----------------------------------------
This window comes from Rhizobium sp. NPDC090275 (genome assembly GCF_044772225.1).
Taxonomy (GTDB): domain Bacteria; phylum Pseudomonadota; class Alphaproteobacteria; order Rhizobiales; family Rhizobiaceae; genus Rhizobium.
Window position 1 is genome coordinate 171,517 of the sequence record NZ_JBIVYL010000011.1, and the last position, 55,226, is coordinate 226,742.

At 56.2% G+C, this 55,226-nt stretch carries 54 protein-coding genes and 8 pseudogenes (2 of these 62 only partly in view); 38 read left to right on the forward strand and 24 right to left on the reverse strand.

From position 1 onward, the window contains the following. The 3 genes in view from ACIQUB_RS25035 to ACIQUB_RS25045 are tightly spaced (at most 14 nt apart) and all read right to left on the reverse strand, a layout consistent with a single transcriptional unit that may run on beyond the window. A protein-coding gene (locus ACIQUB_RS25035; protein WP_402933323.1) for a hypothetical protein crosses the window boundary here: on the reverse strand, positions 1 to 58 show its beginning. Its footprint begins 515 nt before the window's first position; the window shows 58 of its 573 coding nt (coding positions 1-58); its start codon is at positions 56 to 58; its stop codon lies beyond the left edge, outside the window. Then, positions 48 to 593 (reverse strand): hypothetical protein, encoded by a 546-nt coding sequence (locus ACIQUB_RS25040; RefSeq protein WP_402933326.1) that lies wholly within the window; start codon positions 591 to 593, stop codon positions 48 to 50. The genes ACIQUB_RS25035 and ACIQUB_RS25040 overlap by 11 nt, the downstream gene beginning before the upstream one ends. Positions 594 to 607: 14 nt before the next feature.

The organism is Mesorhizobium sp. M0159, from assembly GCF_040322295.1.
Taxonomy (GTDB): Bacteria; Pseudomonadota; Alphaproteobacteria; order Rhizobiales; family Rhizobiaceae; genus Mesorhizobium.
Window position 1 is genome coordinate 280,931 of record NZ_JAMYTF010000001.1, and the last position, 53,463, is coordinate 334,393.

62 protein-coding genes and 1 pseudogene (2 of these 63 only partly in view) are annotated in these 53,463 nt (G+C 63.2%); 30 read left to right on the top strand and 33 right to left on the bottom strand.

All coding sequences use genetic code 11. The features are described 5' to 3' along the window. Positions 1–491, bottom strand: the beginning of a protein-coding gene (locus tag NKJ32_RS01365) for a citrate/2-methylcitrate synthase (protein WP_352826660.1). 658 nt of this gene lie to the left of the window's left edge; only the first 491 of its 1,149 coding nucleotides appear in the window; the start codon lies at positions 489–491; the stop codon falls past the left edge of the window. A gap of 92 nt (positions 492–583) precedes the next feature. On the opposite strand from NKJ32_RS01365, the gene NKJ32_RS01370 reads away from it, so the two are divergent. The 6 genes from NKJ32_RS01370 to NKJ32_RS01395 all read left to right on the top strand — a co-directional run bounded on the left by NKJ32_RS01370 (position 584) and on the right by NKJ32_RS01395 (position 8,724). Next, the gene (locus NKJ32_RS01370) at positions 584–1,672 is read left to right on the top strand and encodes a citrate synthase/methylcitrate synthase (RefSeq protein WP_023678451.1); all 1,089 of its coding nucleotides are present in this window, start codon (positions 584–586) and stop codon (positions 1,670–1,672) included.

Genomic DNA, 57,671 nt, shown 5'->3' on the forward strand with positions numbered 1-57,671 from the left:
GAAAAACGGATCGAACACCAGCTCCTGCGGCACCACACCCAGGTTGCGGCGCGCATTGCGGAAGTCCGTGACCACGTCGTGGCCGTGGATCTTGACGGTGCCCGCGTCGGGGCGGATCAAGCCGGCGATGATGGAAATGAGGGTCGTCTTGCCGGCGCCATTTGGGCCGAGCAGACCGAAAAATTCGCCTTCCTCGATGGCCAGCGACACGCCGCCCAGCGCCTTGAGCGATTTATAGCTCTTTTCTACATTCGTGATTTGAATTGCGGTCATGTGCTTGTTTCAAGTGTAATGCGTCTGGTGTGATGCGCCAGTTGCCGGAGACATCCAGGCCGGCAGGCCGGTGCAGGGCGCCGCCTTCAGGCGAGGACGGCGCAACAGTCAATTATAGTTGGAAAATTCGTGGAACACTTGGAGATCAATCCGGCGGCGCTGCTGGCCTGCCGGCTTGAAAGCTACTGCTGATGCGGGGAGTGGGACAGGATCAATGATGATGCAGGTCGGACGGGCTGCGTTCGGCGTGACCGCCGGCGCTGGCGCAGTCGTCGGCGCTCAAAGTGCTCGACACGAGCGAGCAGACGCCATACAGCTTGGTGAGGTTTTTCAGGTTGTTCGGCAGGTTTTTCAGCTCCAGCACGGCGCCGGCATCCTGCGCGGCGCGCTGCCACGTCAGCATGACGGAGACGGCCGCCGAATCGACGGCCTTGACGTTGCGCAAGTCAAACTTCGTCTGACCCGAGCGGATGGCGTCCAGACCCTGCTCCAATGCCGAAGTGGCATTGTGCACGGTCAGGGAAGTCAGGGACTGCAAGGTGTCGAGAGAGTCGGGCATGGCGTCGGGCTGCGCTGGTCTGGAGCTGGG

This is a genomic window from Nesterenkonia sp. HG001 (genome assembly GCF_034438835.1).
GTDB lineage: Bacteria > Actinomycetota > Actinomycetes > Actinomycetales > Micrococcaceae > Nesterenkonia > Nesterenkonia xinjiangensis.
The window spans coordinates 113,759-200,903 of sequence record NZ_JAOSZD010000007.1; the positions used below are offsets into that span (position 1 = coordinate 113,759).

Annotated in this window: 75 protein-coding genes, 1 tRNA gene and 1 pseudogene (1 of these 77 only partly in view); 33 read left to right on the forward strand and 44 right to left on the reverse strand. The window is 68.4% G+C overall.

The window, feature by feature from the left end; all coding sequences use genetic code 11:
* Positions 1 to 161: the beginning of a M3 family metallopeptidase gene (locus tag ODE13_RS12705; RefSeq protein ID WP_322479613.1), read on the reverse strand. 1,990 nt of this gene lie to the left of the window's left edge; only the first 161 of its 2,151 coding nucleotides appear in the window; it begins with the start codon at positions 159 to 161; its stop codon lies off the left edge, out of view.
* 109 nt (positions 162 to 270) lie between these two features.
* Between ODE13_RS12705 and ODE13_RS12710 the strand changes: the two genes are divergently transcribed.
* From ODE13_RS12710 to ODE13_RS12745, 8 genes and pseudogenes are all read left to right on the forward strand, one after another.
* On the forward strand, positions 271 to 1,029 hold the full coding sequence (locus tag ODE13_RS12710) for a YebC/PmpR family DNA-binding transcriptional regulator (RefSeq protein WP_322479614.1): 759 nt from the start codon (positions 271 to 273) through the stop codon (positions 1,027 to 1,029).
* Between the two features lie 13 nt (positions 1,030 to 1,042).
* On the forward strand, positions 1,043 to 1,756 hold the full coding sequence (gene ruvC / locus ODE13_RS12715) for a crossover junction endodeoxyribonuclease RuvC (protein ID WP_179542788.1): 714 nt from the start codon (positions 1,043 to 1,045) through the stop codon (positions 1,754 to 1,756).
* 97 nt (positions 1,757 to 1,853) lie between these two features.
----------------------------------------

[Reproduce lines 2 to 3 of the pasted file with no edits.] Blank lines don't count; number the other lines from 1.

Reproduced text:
Taxonomy (GTDB): domain Bacteria; phylum Pseudomonadota; class Alphaproteobacteria; order Rhizobiales; family Rhizobiaceae; genus Rhizobium.
Window position 1 is genome coordinate 171,517 of the sequence record NZ_JBIVYL010000011.1, and the last position, 55,226, is coordinate 226,742.